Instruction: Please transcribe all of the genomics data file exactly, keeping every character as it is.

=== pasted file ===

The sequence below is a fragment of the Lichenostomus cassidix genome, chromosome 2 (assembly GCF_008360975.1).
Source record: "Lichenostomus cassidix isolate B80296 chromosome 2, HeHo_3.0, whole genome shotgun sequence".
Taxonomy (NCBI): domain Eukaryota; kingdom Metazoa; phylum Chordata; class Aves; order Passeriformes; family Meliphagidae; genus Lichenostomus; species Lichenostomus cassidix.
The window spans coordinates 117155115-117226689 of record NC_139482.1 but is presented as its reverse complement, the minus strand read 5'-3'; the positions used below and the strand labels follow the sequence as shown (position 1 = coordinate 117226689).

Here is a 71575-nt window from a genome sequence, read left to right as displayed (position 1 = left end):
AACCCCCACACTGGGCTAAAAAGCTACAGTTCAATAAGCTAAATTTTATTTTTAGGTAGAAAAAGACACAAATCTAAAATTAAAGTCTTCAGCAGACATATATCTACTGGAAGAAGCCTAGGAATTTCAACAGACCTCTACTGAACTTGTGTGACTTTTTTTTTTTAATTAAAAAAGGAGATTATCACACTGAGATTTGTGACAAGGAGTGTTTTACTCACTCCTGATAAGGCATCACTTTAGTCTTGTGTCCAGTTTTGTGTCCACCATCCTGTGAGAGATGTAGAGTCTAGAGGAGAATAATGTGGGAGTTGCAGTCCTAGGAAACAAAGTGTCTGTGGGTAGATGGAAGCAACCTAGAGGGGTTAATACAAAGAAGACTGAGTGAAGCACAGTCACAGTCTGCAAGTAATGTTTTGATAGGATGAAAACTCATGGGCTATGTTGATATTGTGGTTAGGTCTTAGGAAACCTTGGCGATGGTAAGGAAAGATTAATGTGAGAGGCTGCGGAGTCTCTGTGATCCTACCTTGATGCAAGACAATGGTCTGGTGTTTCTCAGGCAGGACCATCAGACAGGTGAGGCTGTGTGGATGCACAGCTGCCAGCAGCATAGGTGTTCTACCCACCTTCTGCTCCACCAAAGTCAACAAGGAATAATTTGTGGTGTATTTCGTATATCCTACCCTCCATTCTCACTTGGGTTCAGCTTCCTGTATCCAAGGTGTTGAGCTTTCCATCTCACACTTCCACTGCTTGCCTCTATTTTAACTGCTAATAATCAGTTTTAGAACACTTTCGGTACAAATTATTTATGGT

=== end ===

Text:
The sequence below is a fragment of the Lichenostomus cassidix genome, chromosome 2 (assembly GCF_008360975.1).
Source record: "Lichenostomus cassidix isolate B80296 chromosome 2, HeHo_3.0, whole genome shotgun sequence".
Taxonomy (NCBI): domain Eukaryota; kingdom Metazoa; phylum Chordata; class Aves; order Passeriformes; family Meliphagidae; genus Lichenostomus; species Lichenostomus cassidix.
The window spans coordinates 117155115-117226689 of record NC_139482.1 but is presented as its reverse complement, the minus strand read 5'-3'; the positions used below and the strand labels follow the sequence as shown (position 1 = coordinate 117226689).

Here is a 71575-nt window from a genome sequence, read left to right as displayed (position 1 = left end):
AACCCCCACACTGGGCTAAAAAGCTACAGTTCAATAAGCTAAATTTTATTTTTAGGTAGAAAAAGACACAAATCTAAAATTAAAGTCTTCAGCAGACATATATCTACTGGAAGAAGCCTAGGAATTTCAACAGACCTCTACTGAACTTGTGTGACTTTTTTTTTTTAATTAAAAAAGGAGATTATCACACTGAGATTTGTGACAAGGAGTGTTTTACTCACTCCTGATAAGGCATCACTTTAGTCTTGTGTCCAGTTTTGTGTCCACCATCCTGTGAGAGATGTAGAGTCTAGAGGAGAATAATGTGGGAGTTGCAGTCCTAGGAAACAAAGTGTCTGTGGGTAGATGGAAGCAACCTAGAGGGGTTAATACAAAGAAGACTGAGTGAAGCACAGTCACAGTCTGCAAGTAATGTTTTGATAGGATGAAAACTCATGGGCTATGTTGATATTGTGGTTAGGTCTTAGGAAACCTTGGCGATGGTAAGGAAAGATTAATGTGAGAGGCTGCGGAGTCTCTGTGATCCTACCTTGATGCAAGACAATGGTCTGGTGTTTCTCAGGCAGGACCATCAGACAGGTGAGGCTGTGTGGATGCACAGCTGCCAGCAGCATAGGTGTTCTACCCACCTTCTGCTCCACCAAAGTCAACAAGGAATAATTTGTGGTGTATTTCGTATATCCTACCCTCCATTCTCACTTGGGTTCAGCTTCCTGTATCCAAGGTGTTGAGCTTTCCATCTCACACTTCCACTGCTTGCCTCTATTTTAACTGCTAATAATCAGTTTTAGAACACTTTCGGTACAAATTATTTATGGT